Most families with both parents working will get more taxpayer-funded help than they do now.

“There’s 165,000 parents that want to work more but haven’t got the affordable or accessible or flexible child care that would help them,” Treasurer Joe Hockey told reporters in Canberra on Tuesday.

The childcare rebate and benefit and other payments under the existing system will continue until mid-2017.

The government plans to contact all families using child care soon to explain what new support will be available to them.

It hopes the increase in funding to help pay fees will lead to an increase in places.

To fund the new subsidies, the government wants stalled cuts to family tax benefits from last year’s budget to clear the Senate.\

Parents who hire nannies can also apply for taxpayer support in a $246 million trial running throughout 2016 and 2017.

The trial, aimed especially at shift workers and those in regional areas, will be evaluated during 2017 and if it meets its aim of allowing parents to work more the subsidies will be retained.

There’s also an $869 million “childcare safety net” to cover extra care costs for at-risk children, those in disadvantaged communities and kids with additional needs.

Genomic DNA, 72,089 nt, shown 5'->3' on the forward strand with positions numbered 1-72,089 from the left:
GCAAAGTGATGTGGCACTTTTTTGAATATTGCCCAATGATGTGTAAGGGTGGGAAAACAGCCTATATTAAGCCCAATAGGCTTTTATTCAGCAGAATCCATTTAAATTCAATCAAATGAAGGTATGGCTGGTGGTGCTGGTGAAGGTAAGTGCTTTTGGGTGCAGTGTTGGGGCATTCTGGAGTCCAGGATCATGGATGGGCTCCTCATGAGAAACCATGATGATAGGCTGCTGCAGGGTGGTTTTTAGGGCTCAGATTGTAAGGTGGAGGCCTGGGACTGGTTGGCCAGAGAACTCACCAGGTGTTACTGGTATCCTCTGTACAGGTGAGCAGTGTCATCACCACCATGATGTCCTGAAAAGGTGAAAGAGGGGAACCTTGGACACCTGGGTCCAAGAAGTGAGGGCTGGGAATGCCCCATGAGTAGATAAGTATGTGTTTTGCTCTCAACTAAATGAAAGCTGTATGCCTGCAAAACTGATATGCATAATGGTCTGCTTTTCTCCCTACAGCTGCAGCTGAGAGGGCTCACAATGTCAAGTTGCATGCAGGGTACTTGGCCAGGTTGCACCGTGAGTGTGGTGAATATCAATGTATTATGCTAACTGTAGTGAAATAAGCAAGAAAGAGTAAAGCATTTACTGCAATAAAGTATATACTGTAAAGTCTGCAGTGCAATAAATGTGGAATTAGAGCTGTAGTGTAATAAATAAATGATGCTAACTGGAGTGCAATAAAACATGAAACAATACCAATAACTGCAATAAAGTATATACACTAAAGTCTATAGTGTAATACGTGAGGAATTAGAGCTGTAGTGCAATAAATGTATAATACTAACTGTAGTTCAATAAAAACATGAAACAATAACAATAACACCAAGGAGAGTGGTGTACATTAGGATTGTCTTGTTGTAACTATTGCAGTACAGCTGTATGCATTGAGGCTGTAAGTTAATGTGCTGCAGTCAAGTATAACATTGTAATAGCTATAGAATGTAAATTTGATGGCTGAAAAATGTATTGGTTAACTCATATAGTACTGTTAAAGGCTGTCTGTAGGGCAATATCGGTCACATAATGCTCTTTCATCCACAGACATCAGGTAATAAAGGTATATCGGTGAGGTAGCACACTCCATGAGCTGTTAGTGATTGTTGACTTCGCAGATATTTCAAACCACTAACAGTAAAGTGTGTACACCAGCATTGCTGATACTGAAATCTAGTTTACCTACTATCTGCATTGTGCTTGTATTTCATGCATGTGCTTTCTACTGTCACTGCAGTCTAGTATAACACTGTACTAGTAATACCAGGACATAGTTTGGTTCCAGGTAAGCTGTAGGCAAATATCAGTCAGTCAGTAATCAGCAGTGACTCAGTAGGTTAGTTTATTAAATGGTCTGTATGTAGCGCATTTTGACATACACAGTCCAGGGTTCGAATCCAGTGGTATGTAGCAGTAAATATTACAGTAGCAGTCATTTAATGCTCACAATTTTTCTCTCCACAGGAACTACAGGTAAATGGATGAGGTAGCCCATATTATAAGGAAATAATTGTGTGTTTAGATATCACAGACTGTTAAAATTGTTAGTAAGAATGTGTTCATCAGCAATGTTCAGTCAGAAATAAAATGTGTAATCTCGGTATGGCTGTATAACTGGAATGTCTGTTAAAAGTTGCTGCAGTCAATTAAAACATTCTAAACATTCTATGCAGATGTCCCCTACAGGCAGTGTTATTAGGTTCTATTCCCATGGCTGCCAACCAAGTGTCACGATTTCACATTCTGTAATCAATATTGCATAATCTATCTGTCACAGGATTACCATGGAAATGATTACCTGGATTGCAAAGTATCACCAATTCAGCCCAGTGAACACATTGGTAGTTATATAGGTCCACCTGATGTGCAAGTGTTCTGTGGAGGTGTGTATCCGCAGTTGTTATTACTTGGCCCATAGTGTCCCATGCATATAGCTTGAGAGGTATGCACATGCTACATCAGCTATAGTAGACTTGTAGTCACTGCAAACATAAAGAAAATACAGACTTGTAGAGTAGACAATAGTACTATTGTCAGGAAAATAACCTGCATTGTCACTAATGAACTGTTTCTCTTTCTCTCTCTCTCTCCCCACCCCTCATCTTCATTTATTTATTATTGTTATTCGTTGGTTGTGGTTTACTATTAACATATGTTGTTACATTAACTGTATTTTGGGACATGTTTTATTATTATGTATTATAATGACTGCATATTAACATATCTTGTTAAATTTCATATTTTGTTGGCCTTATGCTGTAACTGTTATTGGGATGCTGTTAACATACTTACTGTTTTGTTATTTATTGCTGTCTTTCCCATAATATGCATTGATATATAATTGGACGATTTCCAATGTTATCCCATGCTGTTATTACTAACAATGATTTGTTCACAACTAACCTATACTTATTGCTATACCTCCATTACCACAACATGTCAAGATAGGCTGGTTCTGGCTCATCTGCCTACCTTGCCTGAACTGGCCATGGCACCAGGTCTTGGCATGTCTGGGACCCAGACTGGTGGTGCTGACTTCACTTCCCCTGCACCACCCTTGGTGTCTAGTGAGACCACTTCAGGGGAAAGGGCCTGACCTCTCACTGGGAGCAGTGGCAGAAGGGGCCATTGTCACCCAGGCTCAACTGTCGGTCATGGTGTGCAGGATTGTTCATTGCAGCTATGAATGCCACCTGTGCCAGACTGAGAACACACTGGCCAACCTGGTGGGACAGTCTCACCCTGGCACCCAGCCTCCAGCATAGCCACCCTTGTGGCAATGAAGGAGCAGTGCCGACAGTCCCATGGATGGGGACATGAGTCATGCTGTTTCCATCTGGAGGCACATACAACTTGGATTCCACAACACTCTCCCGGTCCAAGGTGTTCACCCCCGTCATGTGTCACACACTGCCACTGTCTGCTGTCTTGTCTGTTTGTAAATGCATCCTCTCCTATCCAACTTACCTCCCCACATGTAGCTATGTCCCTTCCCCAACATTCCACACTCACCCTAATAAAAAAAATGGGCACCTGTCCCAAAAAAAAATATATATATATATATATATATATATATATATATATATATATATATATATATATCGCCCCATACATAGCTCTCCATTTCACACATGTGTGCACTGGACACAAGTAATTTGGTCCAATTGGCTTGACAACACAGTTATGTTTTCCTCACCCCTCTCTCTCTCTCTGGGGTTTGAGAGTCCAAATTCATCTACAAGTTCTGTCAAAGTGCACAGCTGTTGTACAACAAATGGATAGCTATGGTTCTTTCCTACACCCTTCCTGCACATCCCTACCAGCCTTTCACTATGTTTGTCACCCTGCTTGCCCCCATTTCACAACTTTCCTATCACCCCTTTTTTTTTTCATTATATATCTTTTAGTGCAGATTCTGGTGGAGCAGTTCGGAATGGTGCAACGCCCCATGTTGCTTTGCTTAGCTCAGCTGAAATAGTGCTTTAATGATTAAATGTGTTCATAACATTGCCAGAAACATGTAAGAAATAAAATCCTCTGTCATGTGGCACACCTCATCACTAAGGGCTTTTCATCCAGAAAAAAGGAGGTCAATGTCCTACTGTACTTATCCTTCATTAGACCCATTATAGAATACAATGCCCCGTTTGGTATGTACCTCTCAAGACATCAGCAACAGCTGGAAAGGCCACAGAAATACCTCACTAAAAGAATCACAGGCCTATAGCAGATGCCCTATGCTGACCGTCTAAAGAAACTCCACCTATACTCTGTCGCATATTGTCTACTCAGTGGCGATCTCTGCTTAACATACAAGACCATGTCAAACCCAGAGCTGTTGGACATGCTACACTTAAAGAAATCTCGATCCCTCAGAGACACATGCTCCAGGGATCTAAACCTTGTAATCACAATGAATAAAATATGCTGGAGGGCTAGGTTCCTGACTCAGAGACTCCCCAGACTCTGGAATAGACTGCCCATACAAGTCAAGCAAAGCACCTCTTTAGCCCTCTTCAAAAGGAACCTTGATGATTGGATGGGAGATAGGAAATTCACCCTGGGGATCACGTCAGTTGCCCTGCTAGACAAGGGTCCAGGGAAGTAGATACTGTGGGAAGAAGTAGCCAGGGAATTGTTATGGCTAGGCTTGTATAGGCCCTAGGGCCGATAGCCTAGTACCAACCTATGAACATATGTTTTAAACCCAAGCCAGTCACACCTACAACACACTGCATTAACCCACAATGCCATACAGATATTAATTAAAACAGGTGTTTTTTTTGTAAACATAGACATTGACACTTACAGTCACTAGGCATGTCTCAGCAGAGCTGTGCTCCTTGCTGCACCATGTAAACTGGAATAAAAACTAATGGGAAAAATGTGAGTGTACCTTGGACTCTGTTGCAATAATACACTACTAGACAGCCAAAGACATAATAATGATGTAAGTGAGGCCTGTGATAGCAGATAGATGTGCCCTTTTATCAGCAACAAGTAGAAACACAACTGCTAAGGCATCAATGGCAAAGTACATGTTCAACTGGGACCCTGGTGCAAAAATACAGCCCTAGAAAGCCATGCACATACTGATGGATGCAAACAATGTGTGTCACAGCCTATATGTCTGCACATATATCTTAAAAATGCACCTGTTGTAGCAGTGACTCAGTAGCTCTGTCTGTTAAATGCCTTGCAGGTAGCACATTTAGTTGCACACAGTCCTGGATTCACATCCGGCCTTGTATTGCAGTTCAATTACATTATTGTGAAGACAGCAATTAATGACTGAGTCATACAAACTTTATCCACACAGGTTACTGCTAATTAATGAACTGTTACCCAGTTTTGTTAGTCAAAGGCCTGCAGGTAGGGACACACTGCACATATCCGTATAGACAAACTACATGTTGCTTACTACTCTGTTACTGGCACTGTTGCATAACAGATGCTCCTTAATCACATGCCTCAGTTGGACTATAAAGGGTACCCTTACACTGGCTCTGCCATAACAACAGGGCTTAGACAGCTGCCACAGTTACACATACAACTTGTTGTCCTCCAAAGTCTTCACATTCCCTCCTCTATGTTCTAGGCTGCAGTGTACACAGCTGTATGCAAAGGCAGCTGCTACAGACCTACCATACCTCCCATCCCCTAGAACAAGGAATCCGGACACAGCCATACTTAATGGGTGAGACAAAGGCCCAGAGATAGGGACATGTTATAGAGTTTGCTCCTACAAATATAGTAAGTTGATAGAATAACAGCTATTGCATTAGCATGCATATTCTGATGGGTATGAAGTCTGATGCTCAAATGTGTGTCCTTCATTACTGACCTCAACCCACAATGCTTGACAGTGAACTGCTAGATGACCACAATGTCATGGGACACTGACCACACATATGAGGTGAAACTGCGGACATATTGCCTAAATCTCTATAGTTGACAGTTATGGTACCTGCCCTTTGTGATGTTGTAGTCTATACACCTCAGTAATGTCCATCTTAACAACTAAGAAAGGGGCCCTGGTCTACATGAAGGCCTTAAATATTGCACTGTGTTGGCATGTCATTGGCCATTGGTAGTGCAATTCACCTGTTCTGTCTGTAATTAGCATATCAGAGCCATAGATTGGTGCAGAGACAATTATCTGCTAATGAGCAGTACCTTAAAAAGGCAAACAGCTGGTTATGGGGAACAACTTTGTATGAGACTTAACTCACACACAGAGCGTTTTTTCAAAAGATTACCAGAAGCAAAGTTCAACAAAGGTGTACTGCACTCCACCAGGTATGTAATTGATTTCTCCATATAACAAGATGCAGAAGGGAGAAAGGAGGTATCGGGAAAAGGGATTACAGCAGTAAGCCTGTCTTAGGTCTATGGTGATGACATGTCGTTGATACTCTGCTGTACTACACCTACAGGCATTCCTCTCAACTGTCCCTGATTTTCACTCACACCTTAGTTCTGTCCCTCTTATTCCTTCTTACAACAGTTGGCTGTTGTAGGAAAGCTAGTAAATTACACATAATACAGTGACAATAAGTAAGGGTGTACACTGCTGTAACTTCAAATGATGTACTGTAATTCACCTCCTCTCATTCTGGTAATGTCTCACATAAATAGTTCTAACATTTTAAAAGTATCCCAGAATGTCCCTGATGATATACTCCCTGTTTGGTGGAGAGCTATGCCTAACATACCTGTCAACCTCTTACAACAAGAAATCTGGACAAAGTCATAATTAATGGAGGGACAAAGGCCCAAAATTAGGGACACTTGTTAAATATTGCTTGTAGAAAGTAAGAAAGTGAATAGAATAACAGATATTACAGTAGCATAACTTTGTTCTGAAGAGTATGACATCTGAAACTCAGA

The national quality framework, which mandates qualifications and numbers of workers, will be kept with $61 million of funding set aside for the next three years.

For children not quite at school yet, the federal government will give states and territories an extra $843 million for another two years of a program that guarantees 15 hours a week of preschool to four-year-olds.


* $3.2 billion extra to subsidise childcare fees

* Payment levels depend on parental income and how much they work

* $156 million for further fee subsidies for at-risk children

* $304 million to increase access to child care in disadvantaged communities

* $409 million to help families whose kids have additional needs such as disabilities

* $843 million to guarantee four-year-olds a preschools spot for 2016 and 2017

* National quality framework extended for extra three years at cost of $61.1 million

Budget declares war on tax avoidance

Tougher laws, a new crime fighting taskforce, larger fines and shaming cheats were all announced as part of the government’s strategy in Tuesday’s budget.


However the government was unable to say how much money it expected to raise from the 30 unnamed multi-national companies it says its new anti-avoidance law is targeting.

The Australian Tax Office has been given $11.3 million to enforce the new standards around transfer pricing – selling goods to a related entity to minimise tax – that the likes of BHP Billiton, Apple and Google have been accused of doing.

The new legislation outlaws what the government says are contrived company structures in which Australian sales are booked overseas and subject to no or low global tax.

Those caught doing so will have to pay back the tax, plus 100 per cent of the unpaid tax again as a fine, plus interest.